The B-team broody goose, 'Smudge' has hatched another gosling, so that we now have 3 including the big strapping 'George Junior'. She has one more egg left in this dysfunctional group, so she tends to focus on that and hand over the goslings to Black Feather, George and now also G-J to rear. He parades them around like a big brother should, teaching them where to drink and how to graze the best grass. The little silver keet who went all wobbly on us, survived a couple more days under 'intensive care' but we found him on his back, eyes closed, last night, so we put him out of his misery. The remaining ten are thriving.

The pigs are now much more used to me and love to have their necks and backs scratched while they are eating. Their bellies too, when they have done in the trough. If I stop I get nudges in the calves by little piggy noses the same as you would from a dog - "Oy, I was enjoying that! Why did you stop?"

With all the jobs done, we've been able to finally unfurl the sun-parasol on the 'terrace' table and to sit in the shade for some of the afternoon and even to eat a few meals outside. It's nice that these can be light and salad-y warm weather food and we are able to supplement the commercial stuff with our own lettuce, radishes, salad potatoes (Sharp's Express) and broad beans. We are looking forward to hosting the Silverwoods for a few nights. We were hoping we'd have bees by now but sadly still no word from the Two Marys, so the Silverwoods will just have to content themselves with the keets, goslings and piggies.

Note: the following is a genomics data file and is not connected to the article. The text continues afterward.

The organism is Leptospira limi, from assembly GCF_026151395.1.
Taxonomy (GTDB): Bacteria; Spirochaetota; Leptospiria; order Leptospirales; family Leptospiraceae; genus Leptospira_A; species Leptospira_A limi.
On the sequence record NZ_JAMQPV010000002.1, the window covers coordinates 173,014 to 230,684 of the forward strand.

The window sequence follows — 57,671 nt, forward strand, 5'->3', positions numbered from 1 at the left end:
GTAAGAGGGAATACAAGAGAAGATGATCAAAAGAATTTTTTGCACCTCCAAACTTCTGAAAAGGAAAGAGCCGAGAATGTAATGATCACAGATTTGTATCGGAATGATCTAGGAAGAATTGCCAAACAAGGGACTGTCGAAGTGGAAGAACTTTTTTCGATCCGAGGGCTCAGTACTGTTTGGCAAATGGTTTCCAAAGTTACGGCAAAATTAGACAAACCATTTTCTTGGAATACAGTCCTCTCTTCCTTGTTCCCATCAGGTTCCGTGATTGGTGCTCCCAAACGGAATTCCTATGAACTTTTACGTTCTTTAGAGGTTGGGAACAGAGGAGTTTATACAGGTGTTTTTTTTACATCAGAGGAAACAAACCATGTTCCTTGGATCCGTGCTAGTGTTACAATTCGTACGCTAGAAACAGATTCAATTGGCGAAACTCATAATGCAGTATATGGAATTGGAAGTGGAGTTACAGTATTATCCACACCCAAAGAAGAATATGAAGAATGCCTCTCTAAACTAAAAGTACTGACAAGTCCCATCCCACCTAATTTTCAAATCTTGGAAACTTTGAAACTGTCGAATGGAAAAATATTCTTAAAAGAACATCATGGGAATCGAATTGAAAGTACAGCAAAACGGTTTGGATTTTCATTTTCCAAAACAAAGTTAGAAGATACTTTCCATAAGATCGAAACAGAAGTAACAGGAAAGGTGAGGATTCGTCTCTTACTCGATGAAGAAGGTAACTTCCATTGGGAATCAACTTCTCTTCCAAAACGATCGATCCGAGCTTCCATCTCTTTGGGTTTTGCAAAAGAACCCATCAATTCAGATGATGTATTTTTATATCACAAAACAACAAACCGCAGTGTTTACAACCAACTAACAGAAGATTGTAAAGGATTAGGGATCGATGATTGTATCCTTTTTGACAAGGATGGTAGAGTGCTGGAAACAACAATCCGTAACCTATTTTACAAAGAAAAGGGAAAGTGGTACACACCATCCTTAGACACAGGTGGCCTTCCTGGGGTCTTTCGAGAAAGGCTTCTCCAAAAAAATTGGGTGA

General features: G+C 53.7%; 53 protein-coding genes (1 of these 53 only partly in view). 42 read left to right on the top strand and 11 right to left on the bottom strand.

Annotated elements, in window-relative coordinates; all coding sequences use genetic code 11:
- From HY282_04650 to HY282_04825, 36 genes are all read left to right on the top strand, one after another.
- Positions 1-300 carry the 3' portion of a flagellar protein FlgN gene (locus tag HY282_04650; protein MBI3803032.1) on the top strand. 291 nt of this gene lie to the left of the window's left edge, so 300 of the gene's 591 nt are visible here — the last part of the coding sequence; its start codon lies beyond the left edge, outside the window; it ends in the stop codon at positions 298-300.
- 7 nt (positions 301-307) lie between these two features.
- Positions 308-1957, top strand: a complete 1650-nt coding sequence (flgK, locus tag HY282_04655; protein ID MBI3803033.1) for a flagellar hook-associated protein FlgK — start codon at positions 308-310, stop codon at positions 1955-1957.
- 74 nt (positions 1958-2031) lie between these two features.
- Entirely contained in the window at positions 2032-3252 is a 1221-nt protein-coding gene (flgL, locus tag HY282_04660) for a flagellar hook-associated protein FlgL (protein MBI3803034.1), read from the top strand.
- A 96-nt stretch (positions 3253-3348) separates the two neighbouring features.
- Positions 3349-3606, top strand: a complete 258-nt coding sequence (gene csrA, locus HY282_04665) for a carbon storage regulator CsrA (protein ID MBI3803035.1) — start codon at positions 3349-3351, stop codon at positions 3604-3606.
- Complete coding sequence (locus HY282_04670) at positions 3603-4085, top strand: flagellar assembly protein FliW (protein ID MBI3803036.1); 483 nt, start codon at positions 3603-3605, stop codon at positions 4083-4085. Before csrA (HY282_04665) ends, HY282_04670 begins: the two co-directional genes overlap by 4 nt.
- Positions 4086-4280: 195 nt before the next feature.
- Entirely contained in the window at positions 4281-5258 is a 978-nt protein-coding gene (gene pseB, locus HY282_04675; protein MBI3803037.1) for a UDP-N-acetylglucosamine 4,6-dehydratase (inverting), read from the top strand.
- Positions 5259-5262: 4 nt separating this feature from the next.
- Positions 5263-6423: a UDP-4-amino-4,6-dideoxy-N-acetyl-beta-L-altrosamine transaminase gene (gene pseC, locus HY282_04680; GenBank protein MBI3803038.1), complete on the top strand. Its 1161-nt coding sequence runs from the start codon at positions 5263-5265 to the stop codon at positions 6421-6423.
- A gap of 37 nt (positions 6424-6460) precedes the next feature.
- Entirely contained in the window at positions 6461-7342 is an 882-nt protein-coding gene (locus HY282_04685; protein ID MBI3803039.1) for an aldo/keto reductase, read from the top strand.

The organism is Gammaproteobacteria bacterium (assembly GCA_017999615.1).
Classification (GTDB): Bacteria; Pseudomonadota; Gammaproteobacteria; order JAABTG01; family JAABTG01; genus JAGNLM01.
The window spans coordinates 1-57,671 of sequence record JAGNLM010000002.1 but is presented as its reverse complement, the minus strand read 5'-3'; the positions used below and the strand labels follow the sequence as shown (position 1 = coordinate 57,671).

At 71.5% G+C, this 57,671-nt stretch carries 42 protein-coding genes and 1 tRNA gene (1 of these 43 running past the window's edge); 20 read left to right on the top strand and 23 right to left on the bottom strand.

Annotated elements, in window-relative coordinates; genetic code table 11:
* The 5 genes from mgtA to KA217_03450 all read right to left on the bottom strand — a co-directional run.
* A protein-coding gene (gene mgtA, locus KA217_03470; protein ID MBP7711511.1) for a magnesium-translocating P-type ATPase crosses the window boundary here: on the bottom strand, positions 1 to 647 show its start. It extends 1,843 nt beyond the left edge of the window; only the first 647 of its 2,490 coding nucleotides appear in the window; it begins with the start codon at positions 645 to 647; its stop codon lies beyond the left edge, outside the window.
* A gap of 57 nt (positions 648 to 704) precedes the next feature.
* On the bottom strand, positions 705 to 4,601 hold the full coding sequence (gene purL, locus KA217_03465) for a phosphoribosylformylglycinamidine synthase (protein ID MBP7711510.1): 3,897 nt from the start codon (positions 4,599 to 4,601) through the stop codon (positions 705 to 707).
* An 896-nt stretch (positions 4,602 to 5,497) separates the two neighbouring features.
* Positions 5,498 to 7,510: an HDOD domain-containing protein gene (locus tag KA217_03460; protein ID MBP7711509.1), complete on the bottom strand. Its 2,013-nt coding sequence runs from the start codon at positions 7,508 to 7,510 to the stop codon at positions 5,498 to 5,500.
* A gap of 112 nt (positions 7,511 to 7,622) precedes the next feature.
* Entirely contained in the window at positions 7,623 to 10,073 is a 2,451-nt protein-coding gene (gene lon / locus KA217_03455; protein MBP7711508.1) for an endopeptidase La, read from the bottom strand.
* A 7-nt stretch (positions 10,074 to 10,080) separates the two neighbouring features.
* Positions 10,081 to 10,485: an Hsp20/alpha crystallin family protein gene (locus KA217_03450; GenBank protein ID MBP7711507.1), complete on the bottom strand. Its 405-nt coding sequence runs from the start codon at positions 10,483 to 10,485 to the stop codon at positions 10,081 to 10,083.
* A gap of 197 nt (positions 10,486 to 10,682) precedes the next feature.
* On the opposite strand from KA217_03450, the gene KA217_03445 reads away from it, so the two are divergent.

Mr Silverwood said...

Looking forward to it

anne wilson said...

Paraquat was removed from sale in the EU in 2007 thankfully, maybe one day they will also ban glyphosate, the amount of times we have seen people spraying this stuff around like 'Old Spice' without any face mask, gloves or boots, even on windy days, clearly no one bothers to read the instructions. We also wonder when any of these people will have that 'light bulb' moment and realise that they sprayed the same area previously and the weeds have come back, clearly people have more money than sense as it is expensive as well as unsightly.